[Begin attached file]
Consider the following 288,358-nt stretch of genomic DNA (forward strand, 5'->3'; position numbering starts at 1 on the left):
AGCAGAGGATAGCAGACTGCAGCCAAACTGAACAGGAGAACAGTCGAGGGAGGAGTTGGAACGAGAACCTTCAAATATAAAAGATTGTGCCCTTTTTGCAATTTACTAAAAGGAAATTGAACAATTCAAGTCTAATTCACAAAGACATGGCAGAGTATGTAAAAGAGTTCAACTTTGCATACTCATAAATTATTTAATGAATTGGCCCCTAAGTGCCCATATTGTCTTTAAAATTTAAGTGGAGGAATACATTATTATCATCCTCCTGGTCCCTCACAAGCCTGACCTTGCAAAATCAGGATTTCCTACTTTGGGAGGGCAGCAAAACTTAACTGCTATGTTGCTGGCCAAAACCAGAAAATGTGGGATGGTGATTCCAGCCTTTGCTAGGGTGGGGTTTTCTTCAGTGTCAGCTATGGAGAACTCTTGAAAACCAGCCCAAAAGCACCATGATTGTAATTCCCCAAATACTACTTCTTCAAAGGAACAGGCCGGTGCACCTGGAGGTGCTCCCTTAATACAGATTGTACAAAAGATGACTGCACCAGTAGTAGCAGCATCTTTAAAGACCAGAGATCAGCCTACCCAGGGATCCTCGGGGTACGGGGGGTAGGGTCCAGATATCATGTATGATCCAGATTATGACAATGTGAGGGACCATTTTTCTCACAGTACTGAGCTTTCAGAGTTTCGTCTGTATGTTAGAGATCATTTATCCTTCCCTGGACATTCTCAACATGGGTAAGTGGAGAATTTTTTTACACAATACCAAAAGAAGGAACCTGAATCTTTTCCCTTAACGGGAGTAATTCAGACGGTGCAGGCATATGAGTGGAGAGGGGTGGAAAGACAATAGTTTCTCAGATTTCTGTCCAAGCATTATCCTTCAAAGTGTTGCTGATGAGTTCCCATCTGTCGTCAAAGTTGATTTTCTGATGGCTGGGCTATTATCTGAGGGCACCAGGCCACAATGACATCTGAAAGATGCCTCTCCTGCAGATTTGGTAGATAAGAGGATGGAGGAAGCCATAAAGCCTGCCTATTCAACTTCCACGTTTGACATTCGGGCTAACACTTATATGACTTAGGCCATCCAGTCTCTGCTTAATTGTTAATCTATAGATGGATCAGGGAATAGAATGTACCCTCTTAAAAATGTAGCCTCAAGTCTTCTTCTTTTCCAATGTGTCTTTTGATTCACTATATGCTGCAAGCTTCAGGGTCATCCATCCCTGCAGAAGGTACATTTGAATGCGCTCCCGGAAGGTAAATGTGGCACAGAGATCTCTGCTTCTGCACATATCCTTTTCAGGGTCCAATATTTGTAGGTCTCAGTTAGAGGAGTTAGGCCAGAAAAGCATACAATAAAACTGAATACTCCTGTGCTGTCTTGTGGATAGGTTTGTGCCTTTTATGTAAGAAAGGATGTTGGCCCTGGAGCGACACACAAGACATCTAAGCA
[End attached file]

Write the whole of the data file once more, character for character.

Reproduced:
Consider the following 288,358-nt stretch of genomic DNA (forward strand, 5'->3'; position numbering starts at 1 on the left):
AGCAGAGGATAGCAGACTGCAGCCAAACTGAACAGGAGAACAGTCGAGGGAGGAGTTGGAACGAGAACCTTCAAATATAAAAGATTGTGCCCTTTTTGCAATTTACTAAAAGGAAATTGAACAATTCAAGTCTAATTCACAAAGACATGGCAGAGTATGTAAAAGAGTTCAACTTTGCATACTCATAAATTATTTAATGAATTGGCCCCTAAGTGCCCATATTGTCTTTAAAATTTAAGTGGAGGAATACATTATTATCATCCTCCTGGTCCCTCACAAGCCTGACCTTGCAAAATCAGGATTTCCTACTTTGGGAGGGCAGCAAAACTTAACTGCTATGTTGCTGGCCAAAACCAGAAAATGTGGGATGGTGATTCCAGCCTTTGCTAGGGTGGGGTTTTCTTCAGTGTCAGCTATGGAGAACTCTTGAAAACCAGCCCAAAAGCACCATGATTGTAATTCCCCAAATACTACTTCTTCAAAGGAACAGGCCGGTGCACCTGGAGGTGCTCCCTTAATACAGATTGTACAAAAGATGACTGCACCAGTAGTAGCAGCATCTTTAAAGACCAGAGATCAGCCTACCCAGGGATCCTCGGGGTACGGGGGGTAGGGTCCAGATATCATGTATGATCCAGATTATGACAATGTGAGGGACCATTTTTCTCACAGTACTGAGCTTTCAGAGTTTCGTCTGTATGTTAGAGATCATTTATCCTTCCCTGGACATTCTCAACATGGGTAAGTGGAGAATTTTTTTACACAATACCAAAAGAAGGAACCTGAATCTTTTCCCTTAACGGGAGTAATTCAGACGGTGCAGGCATATGAGTGGAGAGGGGTGGAAAGACAATAGTTTCTCAGATTTCTGTCCAAGCATTATCCTTCAAAGTGTTGCTGATGAGTTCCCATCTGTCGTCAAAGTTGATTTTCTGATGGCTGGGCTATTATCTGAGGGCACCAGGCCACAATGACATCTGAAAGATGCCTCTCCTGCAGATTTGGTAGATAAGAGGATGGAGGAAGCCATAAAGCCTGCCTATTCAACTTCCACGTTTGACATTCGGGCTAACACTTATATGACTTAGGCCATCCAGTCTCTGCTTAATTGTTAATCTATAGATGGATCAGGGAATAGAATGTACCCTCTTAAAAATGTAGCCTCAAGTCTTCTTCTTTTCCAATGTGTCTTTTGATTCACTATATGCTGCAAGCTTCAGGGTCATCCATCCCTGCAGAAGGTACATTTGAATGCGCTCCCGGAAGGTAAATGTGGCACAGAGATCTCTGCTTCTGCACATATCCTTTTCAGGGTCCAATATTTGTAGGTCTCAGTTAGAGGAGTTAGGCCAGAAAAGCATACAATAAAACTGAATACTCCTGTGCTGTCTTGTGGATAGGTTTGTGCCTTTTATGTAAGAAAGGATGTTGGCCCTGGAGCGACACACAAGACATCTAAGCA